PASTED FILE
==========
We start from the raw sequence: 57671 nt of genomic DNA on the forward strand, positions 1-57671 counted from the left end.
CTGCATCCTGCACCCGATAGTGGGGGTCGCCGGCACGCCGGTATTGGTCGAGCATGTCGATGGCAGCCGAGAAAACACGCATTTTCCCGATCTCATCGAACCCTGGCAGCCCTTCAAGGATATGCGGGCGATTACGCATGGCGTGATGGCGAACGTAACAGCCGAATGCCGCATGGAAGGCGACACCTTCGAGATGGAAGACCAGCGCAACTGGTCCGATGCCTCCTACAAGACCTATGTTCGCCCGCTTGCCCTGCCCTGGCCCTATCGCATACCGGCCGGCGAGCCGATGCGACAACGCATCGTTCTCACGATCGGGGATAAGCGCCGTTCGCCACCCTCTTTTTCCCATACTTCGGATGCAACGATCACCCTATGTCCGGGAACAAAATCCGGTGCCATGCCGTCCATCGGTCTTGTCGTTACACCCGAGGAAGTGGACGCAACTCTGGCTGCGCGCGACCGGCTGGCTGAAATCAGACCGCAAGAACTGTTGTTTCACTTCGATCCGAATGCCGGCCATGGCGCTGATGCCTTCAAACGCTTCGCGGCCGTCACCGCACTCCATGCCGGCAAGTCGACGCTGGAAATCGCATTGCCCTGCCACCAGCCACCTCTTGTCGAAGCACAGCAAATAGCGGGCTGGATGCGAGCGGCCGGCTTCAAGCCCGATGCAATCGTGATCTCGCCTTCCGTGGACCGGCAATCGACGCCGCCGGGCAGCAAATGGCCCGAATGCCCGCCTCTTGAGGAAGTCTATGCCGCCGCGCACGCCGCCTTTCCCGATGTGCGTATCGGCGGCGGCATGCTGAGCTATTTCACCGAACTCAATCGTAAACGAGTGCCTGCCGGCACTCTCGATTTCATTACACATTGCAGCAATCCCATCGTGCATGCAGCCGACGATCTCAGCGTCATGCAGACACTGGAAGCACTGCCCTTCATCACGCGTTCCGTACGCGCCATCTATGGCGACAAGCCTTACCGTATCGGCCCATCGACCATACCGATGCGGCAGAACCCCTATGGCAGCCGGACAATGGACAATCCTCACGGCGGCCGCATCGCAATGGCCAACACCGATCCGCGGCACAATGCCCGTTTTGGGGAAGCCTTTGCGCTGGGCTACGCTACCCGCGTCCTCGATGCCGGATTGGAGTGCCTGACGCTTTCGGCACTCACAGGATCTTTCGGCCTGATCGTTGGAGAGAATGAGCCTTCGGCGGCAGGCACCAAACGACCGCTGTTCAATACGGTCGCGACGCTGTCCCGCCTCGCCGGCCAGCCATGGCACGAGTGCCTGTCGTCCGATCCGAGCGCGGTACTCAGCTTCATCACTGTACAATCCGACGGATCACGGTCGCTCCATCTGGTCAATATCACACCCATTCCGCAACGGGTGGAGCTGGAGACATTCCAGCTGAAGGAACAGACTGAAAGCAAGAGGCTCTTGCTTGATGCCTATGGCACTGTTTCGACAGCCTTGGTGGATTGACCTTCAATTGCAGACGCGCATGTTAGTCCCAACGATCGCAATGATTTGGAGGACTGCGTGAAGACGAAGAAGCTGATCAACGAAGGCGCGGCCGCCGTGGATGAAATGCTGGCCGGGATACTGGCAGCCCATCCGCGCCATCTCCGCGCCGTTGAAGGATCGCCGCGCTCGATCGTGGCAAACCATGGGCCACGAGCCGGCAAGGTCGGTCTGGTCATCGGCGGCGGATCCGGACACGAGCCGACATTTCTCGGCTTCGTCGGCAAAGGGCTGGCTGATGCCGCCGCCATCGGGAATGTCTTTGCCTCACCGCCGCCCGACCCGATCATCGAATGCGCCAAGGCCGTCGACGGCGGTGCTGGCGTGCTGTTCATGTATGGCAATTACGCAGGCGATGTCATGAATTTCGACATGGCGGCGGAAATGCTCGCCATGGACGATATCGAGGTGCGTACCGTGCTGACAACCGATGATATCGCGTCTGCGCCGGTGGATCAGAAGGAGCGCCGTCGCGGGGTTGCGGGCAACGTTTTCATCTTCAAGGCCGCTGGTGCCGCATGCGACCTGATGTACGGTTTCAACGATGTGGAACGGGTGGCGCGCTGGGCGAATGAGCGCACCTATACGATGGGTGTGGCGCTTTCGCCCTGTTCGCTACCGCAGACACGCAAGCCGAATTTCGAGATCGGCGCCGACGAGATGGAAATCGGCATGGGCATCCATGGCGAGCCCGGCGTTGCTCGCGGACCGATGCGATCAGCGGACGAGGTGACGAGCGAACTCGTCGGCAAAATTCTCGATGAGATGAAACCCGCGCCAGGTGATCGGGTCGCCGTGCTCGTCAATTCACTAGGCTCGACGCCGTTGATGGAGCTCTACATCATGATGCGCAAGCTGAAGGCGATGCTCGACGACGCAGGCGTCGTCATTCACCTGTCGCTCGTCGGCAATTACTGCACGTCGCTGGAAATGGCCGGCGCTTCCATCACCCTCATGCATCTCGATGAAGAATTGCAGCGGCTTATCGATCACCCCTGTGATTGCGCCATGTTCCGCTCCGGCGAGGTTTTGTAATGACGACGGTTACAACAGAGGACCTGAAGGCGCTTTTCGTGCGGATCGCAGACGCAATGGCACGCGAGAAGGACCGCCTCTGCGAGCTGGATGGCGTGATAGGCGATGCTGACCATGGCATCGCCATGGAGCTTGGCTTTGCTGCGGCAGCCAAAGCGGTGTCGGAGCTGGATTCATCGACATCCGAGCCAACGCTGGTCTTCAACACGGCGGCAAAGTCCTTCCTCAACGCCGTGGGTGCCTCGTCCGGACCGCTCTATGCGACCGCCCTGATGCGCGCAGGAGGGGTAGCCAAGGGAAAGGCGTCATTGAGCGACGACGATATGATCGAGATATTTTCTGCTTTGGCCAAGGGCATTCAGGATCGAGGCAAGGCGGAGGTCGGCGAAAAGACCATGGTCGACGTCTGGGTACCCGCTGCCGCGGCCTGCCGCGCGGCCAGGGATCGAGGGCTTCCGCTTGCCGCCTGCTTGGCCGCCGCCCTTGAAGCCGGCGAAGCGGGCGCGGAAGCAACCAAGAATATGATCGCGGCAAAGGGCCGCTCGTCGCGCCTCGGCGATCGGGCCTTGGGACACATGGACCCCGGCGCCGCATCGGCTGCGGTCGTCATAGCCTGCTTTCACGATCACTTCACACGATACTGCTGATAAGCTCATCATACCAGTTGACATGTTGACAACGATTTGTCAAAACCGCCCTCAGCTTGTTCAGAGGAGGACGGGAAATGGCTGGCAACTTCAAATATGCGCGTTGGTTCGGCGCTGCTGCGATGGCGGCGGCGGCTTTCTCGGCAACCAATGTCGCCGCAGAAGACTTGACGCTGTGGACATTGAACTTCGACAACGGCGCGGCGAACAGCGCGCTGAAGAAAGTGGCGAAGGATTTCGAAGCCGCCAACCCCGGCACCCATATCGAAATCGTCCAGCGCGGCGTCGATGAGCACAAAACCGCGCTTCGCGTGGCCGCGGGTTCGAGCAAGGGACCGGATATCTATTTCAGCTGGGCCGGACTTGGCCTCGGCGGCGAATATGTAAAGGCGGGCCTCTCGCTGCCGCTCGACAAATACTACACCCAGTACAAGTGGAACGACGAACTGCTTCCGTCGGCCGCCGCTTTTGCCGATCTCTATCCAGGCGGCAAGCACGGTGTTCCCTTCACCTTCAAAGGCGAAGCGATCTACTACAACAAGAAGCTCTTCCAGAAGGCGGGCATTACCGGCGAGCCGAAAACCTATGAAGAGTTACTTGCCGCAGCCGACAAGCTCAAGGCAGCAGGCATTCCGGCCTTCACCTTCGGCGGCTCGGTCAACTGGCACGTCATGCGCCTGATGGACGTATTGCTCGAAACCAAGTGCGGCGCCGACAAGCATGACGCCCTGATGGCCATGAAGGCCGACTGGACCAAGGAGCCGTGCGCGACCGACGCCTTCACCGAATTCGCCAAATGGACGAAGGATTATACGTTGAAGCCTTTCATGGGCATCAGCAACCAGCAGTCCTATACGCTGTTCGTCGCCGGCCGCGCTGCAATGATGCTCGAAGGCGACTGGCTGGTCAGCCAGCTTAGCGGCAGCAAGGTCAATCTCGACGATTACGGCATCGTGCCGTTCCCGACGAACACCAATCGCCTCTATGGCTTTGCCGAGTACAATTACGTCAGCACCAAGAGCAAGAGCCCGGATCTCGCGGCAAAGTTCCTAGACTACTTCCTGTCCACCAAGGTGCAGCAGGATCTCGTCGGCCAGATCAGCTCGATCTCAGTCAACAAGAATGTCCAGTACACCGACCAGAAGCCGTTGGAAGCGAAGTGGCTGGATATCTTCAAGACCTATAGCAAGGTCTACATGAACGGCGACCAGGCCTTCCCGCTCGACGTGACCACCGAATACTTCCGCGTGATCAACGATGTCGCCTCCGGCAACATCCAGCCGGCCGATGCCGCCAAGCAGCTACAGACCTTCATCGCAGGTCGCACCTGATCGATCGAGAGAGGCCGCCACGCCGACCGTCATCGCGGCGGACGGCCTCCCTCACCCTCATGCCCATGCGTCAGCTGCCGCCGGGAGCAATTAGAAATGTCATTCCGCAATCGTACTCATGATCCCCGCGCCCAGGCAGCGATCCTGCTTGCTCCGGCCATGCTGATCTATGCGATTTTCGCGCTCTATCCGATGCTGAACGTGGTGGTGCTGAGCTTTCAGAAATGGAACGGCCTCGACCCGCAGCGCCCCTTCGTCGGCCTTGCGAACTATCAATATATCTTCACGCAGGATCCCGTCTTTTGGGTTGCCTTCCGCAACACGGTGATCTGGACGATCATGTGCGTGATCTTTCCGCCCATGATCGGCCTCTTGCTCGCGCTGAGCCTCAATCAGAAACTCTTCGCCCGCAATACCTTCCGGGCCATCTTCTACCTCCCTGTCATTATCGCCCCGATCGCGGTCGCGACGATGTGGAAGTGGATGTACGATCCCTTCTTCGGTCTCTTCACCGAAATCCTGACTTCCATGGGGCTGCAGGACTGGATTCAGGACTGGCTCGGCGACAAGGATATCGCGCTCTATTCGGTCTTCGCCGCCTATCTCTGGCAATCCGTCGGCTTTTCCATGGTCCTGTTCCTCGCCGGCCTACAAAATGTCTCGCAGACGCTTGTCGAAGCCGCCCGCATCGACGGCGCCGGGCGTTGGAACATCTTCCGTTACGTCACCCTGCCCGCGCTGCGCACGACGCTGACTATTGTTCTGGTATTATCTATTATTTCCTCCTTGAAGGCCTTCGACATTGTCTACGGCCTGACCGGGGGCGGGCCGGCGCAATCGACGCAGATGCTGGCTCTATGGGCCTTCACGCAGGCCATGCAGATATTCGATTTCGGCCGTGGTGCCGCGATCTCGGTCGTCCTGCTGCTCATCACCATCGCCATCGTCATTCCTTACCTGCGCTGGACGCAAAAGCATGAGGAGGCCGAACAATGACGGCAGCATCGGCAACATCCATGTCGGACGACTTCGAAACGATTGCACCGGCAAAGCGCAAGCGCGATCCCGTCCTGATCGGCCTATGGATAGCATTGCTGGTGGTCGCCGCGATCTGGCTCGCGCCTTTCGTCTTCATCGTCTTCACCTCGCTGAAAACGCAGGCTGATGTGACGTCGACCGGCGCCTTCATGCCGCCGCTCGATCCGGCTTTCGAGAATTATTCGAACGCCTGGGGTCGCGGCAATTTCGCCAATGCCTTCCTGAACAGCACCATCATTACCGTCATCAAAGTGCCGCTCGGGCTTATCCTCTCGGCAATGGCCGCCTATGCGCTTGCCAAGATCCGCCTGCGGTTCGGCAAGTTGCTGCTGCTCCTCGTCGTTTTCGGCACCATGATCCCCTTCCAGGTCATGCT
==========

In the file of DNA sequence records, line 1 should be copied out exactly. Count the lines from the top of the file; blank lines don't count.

We start from the raw sequence: 57671 nt of genomic DNA on the forward strand, positions 1-57671 counted from the left end.